Key reforms to Queensland body corporate laws
By Luke Hefferan
The Palaszczuk Government yesterday announced key reforms to body corporate and community title laws in Queensland which aim to make it easier to sell and redevelop ageing or rundown community titles schemes, as well as new protections for buyers and lot owners.
Here’s a quick summary of key changes proposed in the Body Corporate and Community Management and Other Legislation Amendment Bill.
Termination of a strata scheme
The current requirement for unanimous consent from all lot owners to terminate a scheme will be reduced to require only 75 percent to vote in favour, subject to meeting certain conditions.
Some of these conditions include –
- determining it is not economically viable either now or within five years to carry out adequate repairs to the building (as determined by a professional report), and
- preparing a termination plan which outlines the arrangements to terminate the scheme as well as confirming minimum compensation amounts for the lot owners.
Termination under sunset clauses
The Bill intends to bring Queensland in line with the southern states in respect of sunset clauses in off the plan contracts.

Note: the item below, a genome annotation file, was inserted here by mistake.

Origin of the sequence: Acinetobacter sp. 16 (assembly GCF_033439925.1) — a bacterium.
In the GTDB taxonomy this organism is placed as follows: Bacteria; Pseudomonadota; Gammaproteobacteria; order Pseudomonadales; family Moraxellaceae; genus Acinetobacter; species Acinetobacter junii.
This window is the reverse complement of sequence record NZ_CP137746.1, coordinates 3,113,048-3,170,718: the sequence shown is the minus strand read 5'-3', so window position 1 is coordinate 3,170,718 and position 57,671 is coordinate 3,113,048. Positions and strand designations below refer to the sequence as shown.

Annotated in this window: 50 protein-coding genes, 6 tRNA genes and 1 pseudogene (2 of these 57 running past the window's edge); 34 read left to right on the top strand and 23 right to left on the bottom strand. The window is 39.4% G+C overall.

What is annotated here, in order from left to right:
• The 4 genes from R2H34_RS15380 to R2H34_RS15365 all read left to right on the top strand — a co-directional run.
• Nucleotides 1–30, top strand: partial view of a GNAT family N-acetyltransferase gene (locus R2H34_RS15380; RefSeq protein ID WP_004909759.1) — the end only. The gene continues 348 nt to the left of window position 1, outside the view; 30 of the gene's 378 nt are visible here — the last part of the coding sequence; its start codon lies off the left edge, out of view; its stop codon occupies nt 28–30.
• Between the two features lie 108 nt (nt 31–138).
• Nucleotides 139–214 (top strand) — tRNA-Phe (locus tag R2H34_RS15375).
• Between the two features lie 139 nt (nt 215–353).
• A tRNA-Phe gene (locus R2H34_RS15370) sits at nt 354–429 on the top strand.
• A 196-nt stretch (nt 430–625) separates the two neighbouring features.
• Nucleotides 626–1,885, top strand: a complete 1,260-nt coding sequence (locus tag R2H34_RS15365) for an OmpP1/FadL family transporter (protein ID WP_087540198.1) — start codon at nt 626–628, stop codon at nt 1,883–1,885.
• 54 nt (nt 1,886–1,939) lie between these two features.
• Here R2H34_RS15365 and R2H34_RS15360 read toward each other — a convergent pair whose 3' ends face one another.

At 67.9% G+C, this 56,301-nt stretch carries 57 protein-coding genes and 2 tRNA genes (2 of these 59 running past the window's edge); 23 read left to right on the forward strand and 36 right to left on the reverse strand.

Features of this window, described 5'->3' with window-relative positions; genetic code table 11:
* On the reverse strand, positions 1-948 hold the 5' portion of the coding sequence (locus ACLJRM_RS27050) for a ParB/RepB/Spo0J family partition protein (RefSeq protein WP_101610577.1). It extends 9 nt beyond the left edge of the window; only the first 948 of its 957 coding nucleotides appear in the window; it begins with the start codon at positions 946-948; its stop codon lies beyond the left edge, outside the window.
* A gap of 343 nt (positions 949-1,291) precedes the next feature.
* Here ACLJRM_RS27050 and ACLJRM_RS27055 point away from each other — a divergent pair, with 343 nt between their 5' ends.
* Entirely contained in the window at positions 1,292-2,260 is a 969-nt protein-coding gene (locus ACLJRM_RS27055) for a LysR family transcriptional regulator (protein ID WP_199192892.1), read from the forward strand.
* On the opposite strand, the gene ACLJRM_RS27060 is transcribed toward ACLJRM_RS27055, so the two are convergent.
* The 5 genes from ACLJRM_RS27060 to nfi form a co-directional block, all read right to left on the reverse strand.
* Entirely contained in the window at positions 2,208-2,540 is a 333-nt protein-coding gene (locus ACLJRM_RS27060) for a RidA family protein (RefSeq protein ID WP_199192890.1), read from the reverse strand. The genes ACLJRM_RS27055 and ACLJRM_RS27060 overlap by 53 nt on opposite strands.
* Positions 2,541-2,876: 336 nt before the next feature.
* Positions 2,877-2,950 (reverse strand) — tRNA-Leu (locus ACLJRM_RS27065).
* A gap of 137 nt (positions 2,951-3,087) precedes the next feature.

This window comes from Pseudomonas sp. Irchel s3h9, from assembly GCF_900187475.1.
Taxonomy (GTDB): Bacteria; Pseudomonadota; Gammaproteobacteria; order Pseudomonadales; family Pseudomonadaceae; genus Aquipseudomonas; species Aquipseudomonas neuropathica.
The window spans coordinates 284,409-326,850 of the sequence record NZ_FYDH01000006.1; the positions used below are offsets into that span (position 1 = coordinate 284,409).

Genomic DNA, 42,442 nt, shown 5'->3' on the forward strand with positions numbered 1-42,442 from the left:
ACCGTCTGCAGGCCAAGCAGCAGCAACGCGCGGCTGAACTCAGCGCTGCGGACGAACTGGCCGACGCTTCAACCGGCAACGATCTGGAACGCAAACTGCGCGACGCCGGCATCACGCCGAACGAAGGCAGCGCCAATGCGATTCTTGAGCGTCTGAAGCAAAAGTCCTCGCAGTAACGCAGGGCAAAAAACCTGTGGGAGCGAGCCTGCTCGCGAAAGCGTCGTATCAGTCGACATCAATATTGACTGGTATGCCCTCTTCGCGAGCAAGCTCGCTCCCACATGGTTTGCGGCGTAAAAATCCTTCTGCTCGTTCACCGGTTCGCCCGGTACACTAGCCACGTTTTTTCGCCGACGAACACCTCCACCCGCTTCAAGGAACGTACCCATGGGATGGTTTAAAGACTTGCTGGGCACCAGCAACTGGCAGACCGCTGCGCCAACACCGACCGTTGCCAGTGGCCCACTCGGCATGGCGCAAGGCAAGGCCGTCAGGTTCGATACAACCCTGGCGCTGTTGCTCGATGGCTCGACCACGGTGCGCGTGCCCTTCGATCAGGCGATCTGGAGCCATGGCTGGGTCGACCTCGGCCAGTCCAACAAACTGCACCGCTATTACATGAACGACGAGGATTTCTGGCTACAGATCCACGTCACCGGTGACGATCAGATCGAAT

Currently, either party can terminate a contract without penalty if settlement has not occurred by the sunset date. However, the Bill intends to limit the circumstances where a developer can terminate and require the developer obtain either –
- the consent of the buyer (acting reasonably), or
- an order from the Supreme Court allowing the termination.
Other key changes
Some other practical changes proposed in the Bill relate to permitting by-laws to prevent smoking on common property and balconies as well as invalidating by-laws which prohibit owners or occupiers keeping pets in their lots, except in specific circumstances.
How can we help?
While the ultimate legislative changes are yet to be seen, our Real Estate lawyers can answer your questions about any intended sale or purchase of lots in a community title scheme and how these proposed changes may affect your ownership or development of those lots in the future.
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